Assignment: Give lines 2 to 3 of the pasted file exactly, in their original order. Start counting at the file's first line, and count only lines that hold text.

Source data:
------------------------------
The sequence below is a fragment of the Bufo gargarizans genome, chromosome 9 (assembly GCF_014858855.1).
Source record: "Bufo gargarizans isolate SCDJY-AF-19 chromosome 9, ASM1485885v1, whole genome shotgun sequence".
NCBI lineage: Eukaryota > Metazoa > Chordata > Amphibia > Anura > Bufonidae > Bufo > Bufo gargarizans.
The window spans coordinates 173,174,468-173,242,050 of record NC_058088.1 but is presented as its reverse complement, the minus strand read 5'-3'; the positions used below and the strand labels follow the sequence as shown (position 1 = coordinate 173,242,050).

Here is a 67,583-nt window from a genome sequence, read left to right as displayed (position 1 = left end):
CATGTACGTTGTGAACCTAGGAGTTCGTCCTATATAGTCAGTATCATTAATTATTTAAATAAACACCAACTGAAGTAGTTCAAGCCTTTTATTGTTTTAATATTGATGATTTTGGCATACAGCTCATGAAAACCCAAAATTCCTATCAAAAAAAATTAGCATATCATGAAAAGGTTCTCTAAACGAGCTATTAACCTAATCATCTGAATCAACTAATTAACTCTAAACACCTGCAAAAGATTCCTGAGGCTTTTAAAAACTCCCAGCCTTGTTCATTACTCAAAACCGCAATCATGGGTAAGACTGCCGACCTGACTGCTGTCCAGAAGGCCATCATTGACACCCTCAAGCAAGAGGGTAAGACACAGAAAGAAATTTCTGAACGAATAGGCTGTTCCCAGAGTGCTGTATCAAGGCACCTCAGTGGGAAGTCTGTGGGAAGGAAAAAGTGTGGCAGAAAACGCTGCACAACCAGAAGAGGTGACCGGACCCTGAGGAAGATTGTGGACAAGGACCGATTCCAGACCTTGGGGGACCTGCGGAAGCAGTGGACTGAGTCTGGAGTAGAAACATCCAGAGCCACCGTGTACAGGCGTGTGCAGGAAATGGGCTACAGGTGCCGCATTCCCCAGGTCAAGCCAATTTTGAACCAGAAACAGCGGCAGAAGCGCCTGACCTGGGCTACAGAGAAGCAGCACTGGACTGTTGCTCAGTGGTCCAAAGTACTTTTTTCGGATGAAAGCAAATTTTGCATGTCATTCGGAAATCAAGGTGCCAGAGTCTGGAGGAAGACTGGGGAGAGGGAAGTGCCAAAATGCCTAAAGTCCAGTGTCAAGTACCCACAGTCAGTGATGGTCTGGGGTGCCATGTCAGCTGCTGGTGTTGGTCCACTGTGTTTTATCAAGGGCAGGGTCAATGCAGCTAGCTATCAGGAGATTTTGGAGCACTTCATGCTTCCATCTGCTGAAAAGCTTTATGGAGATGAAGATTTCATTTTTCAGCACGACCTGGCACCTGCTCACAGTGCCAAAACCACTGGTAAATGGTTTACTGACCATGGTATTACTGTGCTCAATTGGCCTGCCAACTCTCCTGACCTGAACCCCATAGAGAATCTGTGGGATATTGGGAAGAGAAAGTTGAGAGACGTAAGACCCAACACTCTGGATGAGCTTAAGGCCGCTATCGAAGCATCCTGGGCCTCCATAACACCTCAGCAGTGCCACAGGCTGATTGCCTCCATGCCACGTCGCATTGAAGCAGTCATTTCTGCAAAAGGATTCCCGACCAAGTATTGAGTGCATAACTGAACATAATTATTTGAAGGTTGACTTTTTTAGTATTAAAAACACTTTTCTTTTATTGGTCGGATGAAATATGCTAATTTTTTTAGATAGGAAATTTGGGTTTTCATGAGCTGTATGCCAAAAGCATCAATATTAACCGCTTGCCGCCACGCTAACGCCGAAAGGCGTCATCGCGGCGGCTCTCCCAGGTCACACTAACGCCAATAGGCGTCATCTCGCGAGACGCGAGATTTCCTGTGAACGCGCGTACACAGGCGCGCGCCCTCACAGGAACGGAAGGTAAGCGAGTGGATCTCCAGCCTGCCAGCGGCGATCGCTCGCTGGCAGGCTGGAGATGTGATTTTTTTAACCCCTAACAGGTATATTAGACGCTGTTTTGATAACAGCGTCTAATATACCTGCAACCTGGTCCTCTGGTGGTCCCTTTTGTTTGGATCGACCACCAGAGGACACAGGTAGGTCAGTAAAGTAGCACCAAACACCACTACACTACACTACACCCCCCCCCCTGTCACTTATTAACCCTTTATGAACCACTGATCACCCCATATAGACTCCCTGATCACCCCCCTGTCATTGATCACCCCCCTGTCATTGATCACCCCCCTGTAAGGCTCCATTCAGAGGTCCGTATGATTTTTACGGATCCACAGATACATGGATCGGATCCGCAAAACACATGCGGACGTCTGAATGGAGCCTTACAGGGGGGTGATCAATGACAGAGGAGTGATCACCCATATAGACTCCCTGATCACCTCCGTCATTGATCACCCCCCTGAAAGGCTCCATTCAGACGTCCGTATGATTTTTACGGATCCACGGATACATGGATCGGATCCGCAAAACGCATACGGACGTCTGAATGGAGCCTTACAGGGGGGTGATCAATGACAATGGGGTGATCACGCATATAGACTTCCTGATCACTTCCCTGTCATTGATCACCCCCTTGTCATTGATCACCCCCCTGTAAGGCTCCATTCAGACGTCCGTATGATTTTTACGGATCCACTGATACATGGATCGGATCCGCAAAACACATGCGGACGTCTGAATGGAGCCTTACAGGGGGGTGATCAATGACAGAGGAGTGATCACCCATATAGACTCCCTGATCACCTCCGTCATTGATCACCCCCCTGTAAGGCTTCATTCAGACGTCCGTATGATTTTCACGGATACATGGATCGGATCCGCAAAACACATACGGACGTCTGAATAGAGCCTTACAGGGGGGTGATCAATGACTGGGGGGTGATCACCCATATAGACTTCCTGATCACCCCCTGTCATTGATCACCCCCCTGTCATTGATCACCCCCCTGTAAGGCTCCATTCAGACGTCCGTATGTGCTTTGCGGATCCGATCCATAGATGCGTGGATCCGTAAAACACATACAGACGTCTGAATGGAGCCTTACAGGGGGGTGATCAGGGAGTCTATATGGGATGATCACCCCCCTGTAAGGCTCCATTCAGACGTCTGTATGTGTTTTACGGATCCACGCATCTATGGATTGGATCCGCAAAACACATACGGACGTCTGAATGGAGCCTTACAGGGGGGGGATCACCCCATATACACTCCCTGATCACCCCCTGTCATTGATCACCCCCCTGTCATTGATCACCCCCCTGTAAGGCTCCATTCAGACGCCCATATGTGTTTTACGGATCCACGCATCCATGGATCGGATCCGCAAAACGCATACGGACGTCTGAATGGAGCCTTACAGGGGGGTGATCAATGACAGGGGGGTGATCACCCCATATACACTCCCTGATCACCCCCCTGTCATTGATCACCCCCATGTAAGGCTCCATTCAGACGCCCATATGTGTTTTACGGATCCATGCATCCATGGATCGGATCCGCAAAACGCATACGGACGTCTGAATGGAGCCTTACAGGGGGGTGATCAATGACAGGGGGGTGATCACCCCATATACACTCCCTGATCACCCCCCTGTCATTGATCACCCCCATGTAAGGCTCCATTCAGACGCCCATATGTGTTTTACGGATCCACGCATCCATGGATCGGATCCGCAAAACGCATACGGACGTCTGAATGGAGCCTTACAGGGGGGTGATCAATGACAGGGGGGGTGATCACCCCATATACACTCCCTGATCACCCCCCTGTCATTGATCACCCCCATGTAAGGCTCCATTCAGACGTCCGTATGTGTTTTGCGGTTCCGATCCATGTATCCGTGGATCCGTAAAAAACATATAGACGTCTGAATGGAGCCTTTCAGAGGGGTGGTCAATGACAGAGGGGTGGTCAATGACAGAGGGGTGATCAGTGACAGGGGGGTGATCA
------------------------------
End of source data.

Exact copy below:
Source record: "Bufo gargarizans isolate SCDJY-AF-19 chromosome 9, ASM1485885v1, whole genome shotgun sequence".
NCBI lineage: Eukaryota > Metazoa > Chordata > Amphibia > Anura > Bufonidae > Bufo > Bufo gargarizans.